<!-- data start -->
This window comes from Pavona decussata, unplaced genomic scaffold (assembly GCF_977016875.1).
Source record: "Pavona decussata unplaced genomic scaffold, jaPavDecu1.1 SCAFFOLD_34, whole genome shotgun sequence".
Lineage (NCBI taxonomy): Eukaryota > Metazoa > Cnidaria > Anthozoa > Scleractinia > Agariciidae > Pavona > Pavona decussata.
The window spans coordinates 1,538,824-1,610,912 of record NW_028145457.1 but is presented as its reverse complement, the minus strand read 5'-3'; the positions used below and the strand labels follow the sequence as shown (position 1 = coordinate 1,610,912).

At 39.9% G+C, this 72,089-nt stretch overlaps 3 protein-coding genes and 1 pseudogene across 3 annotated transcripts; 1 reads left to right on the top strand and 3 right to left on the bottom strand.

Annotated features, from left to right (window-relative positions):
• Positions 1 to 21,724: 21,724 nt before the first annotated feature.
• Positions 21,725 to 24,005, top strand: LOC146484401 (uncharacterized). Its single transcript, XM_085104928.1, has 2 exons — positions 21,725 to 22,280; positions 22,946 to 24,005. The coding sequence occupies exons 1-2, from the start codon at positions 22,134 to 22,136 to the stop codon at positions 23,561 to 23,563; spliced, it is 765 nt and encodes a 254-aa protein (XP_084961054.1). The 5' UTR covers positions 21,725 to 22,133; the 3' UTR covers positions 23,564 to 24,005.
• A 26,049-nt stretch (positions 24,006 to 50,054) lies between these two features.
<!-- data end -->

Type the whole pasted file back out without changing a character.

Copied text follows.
This window comes from Pavona decussata, unplaced genomic scaffold (assembly GCF_977016875.1).
Source record: "Pavona decussata unplaced genomic scaffold, jaPavDecu1.1 SCAFFOLD_34, whole genome shotgun sequence".
Lineage (NCBI taxonomy): Eukaryota > Metazoa > Cnidaria > Anthozoa > Scleractinia > Agariciidae > Pavona > Pavona decussata.
The window spans coordinates 1,538,824-1,610,912 of record NW_028145457.1 but is presented as its reverse complement, the minus strand read 5'-3'; the positions used below and the strand labels follow the sequence as shown (position 1 = coordinate 1,610,912).

At 39.9% G+C, this 72,089-nt stretch overlaps 3 protein-coding genes and 1 pseudogene across 3 annotated transcripts; 1 reads left to right on the top strand and 3 right to left on the bottom strand.

Annotated features, from left to right (window-relative positions):
• Positions 1 to 21,724: 21,724 nt before the first annotated feature.
• Positions 21,725 to 24,005, top strand: LOC146484401 (uncharacterized). Its single transcript, XM_085104928.1, has 2 exons — positions 21,725 to 22,280; positions 22,946 to 24,005. The coding sequence occupies exons 1-2, from the start codon at positions 22,134 to 22,136 to the stop codon at positions 23,561 to 23,563; spliced, it is 765 nt and encodes a 254-aa protein (XP_084961054.1). The 5' UTR covers positions 21,725 to 22,133; the 3' UTR covers positions 23,564 to 24,005.
• A 26,049-nt stretch (positions 24,006 to 50,054) lies between these two features.